Here We Are: Black Canadian Contemporary Art is an intimate showcase of recent work by artists whose practices explore their respective experiences as black Canadian residents.
“The idea is to communicate the history of black people in Canada and the difficulties they’ve faced, as well as their contributions to the country,” Geneviève Goyer-Ouimette, curator of Quebec and Canadian contemporary art at the Montreal Museum of Fine Arts (MMFA) tells Culture Trip.
The exhibition, which originated at the Royal Ontario Museum in Toronto and was curated by Julie Crooks, Dominique Fontaine, and Silvia Forni, features the work of eight artists. For its MMFA iteration, the curators and Goyer-Ouimette chose to include three additional artists, all of whom lived and worked in Montreal: Haitian painter Manuel Mathieu, American-born mixed-media artist Shanna Strauss, and sculptor Eddy Firmin, aka Ano, from Guadeloupe.
Here We Are is indelibly linked to From Africa to the Americas: Face-to-Face Picasso, Past and Present, a major MMFA showcase of the Oceanic, indigenous American, and African artifacts that influenced Pablo Picasso. Also included in the dialogue are contemporary artworks by artists born in Africa or of African descent. From Africa to the Americas (open until September 16) flows into Here We Are, which, though a standalone exhibition, serves as an extension of this complex discourse.
Below are four highlights of Here We Are as identified by Goyer-Ouimette.
Born on the Caribbean island of Guadeloupe, multidisciplinary artist Eddy Firmin draws deeply from postcolonial complexities through the lens of language, race, and gender.
At MMFA, Firmin presents a sculpted bust modeled after himself. A red line separates his black lower half from the upper-half of his head (from the mouth up), green and imprinted with the Louis Vuitton logo. The white wall behind him is also divided by a red stripe, which distinguishes the wall from the black panel. As Goyer-Ouimette explains, Firmin’s chosen color sequence symbolizes the historic violence of black meeting white, and the subsequent European perception that whiteness denotes high culture. The green, she says, represents the commodification of black bodies and, as the restrictive collar around his neck suggests, enslavement.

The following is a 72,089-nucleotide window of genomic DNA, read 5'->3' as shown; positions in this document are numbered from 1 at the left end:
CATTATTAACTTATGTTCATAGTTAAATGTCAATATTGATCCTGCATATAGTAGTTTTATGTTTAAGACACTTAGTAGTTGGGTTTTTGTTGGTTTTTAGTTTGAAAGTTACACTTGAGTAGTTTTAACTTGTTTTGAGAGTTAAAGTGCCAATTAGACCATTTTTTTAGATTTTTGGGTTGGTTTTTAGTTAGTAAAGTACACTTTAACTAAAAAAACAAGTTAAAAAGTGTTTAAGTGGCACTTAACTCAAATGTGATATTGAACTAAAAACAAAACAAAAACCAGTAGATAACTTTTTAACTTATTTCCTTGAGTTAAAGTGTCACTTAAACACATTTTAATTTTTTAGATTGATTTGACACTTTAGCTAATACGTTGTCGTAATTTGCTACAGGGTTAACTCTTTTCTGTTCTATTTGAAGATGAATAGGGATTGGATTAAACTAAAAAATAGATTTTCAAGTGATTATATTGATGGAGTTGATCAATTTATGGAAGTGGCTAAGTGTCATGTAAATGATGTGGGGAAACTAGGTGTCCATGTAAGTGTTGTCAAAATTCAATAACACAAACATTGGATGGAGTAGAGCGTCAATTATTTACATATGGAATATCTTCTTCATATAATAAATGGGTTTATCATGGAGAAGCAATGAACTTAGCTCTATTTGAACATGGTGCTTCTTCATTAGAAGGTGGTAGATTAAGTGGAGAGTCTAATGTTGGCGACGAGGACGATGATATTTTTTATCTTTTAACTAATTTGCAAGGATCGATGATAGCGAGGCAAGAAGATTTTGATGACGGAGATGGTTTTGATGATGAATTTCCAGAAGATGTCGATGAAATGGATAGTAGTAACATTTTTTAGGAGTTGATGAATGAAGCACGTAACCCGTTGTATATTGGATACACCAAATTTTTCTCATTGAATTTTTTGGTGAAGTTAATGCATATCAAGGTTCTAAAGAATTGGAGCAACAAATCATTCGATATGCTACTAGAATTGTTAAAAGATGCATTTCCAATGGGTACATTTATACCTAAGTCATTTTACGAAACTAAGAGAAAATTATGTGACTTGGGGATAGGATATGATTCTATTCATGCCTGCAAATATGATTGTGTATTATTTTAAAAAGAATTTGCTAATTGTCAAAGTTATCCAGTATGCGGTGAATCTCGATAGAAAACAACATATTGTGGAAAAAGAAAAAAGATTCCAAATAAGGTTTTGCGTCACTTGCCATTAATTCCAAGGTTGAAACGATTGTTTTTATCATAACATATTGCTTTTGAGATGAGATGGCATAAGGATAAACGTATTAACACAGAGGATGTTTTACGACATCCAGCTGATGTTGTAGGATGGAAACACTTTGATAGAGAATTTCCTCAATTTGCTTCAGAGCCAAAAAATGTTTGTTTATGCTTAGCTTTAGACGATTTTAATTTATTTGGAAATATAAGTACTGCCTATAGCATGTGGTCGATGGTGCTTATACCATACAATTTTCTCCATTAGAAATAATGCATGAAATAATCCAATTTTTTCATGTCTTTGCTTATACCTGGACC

[Danger, Singularity, and Strangeness] is denoted by a symbol (printed on the floor amid the base of the plinth) that amalgamates a poisonous centipede, a native flower, and a reptile. These symbols translate into the three key concepts that double as the title of the artwork.
Toronto-based artist Esmaa Mohamoud’s Untitled (No Fields) alludes to the historic exploitation of black male bodies. Goyer-Ouimette explains that the installation’s contemporary context enunciates the contentious act of kneeling on the American football field. A wearable uniform ornamented with a batik wax fabric and broken chains, Untitled (No Fields) references the former San Francisco 49ers quarterback Colin Kaepernick’s refusal to stand for the national anthem. It also recalls the fields in which slaves were forced to toil.
On a neighboring wall is a photograph of a man wearing the uniform. “The work speaks to the endurance and the resilience of Blackness,” the label says. “While clearly referring to current events in the United States, the resonance of the athletes’ gesture of protest is not limited to the African American context, but resonates with the equally violent and dehumanizing histories of objectification of Black bodies in Canada’s past and present.”
Michèle Pearson Clarke’s arresting video triptych presents 17 black Canadian subjects sucking their teeth in response to an off-camera prompt. The oral gesture, of West African and African-Caribbean origin, is typically a response to frustration, anger, and/or disapproval, among other reactions.
For Suck Teeth Compositions, Clarke asked her subjects what it means to be black in Canada. Their responses evoke experiences of discomfort in the face of civil injustice, while exhibiting the various ways in which this gesture is used. “The piece expresses the anger and pain of Black people living in Canada, where the ‘multiculturalism’ veneer denies the racism that many experience in their daily lives,” explains the press release for Here We Are.
Montreal-based artist Shanna Strauss was born in the United States to Tanzanian parents. Her work on view at MMFA, titled Memory Keepers, honors a legendary woman warrior in her family named Leti, who serves as the subject of this artwork.
Strauss portrays Leti as a statuesque woman whose figure comes together across disparate wooden planks that the artist gilded and adorned with symbolic patterns, including a honeycomb and a human heart. The story goes that Leti was the only woman at the helm of a male rebellion that fought to expel their German colonizers in Tanzania. She was ultimately killed by the Germans, who dissected her brain to find out what constituted her noble strength. But they examined the wrong part of Leti, Strauss’ grandmother would say, because her strength came from her heart.
“These engravings are traditionally used in Tanzania,” Goyer-Ouimette says. “[Strauss] has added gold leaf and other references to bees because in her family, and in Tanzania, beekeepers are important. And for her, it’s equally important to represent women as strong and beautiful.” Memory Keepers also pays homage to Strauss’ grandmother, whose passionate storytelling kept Leti’s memory alive for the generations that followed.
Here We Are will remain on view through September 16, 2018 at the Montreal Museum of Fine Arts.